Nukezilla Review: Wipeout 2 (Wii)
I originally rented this game as a trial for a new way of getting more reviews up closer to their release date. I figured that with the exception of RPGs and a few other longer games, most games could be knocked out in a weekend. It might not be the most thorough analysis of the game, but if you can’t tell if a game is worth your time or not after ten hours, it probably isn’t.
Plus, if anyone was going to get all bent out of shape over the shorter review period, it sure wouldn’t be over a six month old Wii game based on a moderately popular game show.
What surprised me about Wipeout 2 was that a one-day rental was more than enough to cover every aspect of the game. In fact, I beat all eight levels, unlocking all the bonus characters in the process, in just over an hour. All that’s left after that is trying to get better times, which don’t really have much of an effect in single player, or playing against a friend, not that I would recommend it. The only real fun there would be trying to bump each other into or off of the obstacles, and for that I’d rather just break of New Super Mario Bros. Wii again.
Wipeout 2 runs players through a 2D-platformer style obstacle course based on the obstacles and challenges of the show it’s based on. Each of the eight levels breaks down into four parts: a straight obstacle course, a simple rhythm based challenge, a race down a slightly different obstacle course against a moderately competent AI opponent, and one last, slightly harder obstacle course. Time is kept across the sections, and the lowest time between the player and the handful of AI opponents wins.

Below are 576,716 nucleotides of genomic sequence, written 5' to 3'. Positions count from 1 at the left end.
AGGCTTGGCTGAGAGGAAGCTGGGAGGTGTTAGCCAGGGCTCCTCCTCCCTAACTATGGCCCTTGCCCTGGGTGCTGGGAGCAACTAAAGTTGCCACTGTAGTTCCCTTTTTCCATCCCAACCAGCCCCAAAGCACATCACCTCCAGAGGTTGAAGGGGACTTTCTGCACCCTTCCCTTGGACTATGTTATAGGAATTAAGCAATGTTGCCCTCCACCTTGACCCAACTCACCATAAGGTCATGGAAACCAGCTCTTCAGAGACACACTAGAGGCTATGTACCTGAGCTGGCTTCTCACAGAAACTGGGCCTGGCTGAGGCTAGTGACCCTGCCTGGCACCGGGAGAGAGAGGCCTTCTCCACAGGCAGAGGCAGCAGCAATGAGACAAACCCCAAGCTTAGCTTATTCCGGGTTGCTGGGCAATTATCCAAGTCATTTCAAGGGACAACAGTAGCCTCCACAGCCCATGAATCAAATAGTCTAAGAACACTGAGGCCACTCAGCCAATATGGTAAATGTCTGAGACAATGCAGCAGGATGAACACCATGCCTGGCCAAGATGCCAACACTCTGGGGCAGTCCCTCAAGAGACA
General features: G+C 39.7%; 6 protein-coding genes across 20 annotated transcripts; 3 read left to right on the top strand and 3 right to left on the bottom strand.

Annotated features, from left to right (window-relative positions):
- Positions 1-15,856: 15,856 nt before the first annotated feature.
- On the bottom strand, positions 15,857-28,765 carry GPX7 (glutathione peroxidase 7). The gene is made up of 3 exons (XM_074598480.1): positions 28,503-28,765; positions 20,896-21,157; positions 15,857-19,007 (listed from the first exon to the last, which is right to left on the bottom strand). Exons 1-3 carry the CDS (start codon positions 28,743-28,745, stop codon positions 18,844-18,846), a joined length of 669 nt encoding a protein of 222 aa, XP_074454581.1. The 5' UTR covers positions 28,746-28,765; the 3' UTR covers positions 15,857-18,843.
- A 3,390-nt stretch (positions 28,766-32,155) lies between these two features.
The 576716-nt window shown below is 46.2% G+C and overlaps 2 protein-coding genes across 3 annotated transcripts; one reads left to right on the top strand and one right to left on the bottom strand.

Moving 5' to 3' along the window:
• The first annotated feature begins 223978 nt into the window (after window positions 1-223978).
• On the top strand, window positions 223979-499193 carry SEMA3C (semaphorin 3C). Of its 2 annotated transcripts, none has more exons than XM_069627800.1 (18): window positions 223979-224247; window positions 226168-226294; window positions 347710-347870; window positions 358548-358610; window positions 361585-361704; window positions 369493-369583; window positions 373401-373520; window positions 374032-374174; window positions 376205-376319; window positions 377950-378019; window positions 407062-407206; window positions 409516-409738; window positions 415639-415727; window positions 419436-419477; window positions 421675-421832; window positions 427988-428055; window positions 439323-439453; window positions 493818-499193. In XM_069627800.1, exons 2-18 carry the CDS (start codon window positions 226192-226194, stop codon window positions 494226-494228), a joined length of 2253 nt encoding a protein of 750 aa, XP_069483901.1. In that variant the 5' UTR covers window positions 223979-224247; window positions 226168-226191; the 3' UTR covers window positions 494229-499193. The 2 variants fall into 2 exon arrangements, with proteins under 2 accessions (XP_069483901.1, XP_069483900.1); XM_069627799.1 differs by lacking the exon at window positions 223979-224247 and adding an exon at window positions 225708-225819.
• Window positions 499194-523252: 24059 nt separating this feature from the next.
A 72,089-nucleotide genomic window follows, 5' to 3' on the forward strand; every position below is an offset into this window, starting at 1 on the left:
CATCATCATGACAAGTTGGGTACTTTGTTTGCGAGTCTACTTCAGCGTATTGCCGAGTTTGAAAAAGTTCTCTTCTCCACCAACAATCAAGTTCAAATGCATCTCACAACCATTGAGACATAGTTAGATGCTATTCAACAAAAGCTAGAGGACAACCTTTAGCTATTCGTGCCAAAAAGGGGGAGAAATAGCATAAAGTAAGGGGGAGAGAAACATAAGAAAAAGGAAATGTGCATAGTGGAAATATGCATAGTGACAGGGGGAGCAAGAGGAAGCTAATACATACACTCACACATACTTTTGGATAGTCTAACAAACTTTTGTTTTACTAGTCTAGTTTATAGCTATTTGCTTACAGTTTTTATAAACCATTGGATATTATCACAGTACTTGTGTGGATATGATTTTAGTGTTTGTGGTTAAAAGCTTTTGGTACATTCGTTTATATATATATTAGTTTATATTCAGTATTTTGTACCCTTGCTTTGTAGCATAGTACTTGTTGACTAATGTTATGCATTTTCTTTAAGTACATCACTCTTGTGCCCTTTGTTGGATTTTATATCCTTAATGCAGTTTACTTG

What’s odd is that winning or losing doesn’t seem to have any real impact. Get first, and the next level unlocks, along with one or two bonus characters. Lose… and the next level unlocks, along with one or two bonus characters.
There were really only two moments in the game I got any real enjoyment out of. First, when I unlocked Pitfall Harry after finishing the last level. I’d rather Activision just make a new, good Pitfall game, but it was nice to see the developers throw that reference in there. The second was actually a result of one of the bigger gripes I had with the game. Most of the smaller text, especially instructions and the little number pop-ups that inform you of time bonuses or deductions, are completely illegible on the standard definition TV I was using. Make fun of my crappy TV if you want, but this is the Wii we’re talking about. It only does standard def. Many of the letters blur together, so when it told me to “FLICK THE WIIMOTE” to climb back onto ledges I was clinging to, I honestly thought it told me to “FUCK THE WIIMOTE.” Now, I’m all for innovation and trying new control schemes, but that’s taking things a bit far.
The biggest problem with Wipeout 2 has to be its price. When this game launched, Activision was charging between $30 and $50 (depending on system). If it was $15 I’d feel ripped off. Really, everything this game does was already done better in the free to download Doritos Crash Course for Xbox 360. It’s not a bad game. It’s just insulting that Activision thinks we’ll pay full price for it.